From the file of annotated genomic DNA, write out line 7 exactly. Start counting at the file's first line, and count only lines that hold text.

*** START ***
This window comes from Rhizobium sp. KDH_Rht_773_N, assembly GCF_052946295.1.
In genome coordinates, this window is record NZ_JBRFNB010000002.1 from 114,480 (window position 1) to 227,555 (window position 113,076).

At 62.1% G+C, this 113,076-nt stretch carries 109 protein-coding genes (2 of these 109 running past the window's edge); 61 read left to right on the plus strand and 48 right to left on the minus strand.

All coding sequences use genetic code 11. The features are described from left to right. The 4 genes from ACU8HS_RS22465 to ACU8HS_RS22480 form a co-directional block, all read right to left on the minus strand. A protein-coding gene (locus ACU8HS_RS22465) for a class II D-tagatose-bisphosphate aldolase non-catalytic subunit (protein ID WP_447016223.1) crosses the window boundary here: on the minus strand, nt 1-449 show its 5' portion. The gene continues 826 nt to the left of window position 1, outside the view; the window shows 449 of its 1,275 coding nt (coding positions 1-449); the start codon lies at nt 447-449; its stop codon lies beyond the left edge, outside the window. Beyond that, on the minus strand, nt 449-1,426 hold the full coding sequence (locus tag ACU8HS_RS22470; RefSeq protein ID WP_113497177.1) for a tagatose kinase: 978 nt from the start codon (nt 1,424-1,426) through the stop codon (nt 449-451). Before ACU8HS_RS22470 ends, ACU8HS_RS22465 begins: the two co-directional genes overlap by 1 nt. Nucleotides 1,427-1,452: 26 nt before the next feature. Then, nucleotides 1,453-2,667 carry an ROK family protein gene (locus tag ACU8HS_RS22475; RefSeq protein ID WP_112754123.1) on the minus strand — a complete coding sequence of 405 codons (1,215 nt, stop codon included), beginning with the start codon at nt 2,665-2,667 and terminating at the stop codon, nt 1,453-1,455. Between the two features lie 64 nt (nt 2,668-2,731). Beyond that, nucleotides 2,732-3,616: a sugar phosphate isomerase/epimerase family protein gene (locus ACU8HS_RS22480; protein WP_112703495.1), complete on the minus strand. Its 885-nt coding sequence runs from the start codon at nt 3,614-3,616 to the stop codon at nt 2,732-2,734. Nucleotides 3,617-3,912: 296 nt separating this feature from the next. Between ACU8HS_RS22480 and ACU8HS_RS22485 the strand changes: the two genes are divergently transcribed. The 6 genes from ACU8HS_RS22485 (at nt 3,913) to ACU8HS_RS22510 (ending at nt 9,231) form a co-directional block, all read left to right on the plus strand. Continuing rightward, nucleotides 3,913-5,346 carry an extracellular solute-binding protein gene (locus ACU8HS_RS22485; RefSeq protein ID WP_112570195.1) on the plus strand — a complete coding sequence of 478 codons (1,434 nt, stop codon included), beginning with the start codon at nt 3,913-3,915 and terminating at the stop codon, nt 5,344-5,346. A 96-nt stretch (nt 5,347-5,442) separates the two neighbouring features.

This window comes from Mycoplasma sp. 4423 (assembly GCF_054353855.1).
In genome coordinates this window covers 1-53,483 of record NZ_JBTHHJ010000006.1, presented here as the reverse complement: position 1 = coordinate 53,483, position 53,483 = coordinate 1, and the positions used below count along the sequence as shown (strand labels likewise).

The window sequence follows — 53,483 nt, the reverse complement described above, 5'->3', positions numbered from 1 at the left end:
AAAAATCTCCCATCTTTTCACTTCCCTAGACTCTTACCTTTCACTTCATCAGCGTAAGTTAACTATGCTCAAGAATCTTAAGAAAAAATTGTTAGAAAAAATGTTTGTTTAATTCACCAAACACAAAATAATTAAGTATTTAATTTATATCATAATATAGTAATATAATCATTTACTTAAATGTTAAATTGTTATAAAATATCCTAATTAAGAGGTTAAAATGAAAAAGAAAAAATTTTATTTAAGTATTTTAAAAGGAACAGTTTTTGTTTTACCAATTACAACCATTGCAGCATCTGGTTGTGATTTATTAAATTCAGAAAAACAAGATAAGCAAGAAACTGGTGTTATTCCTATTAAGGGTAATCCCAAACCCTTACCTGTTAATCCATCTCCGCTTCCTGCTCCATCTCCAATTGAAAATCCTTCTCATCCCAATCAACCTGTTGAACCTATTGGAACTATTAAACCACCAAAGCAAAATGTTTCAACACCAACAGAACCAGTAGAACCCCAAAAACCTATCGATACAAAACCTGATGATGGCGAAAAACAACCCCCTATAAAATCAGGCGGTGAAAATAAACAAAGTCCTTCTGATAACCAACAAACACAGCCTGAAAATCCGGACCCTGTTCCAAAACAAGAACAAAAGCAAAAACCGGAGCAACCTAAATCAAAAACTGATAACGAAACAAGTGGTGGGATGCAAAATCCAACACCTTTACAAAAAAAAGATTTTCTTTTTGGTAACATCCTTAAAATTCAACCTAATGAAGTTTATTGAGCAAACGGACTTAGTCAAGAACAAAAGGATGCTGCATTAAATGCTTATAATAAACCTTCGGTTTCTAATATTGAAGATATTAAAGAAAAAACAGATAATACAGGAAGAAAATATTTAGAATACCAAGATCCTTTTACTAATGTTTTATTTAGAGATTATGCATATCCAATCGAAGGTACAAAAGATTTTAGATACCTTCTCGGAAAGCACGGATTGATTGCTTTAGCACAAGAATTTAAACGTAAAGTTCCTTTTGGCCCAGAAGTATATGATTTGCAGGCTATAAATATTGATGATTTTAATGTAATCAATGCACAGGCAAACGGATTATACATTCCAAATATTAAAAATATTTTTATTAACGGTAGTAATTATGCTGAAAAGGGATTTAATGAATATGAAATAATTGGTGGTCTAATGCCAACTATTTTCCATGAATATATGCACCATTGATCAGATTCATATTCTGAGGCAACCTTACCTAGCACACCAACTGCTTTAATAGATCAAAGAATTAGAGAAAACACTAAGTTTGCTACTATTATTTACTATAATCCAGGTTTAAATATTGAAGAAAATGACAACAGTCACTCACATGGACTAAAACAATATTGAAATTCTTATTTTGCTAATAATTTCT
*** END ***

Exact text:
The window sequence follows — 53,483 nt, the reverse complement described above, 5'->3', positions numbered from 1 at the left end: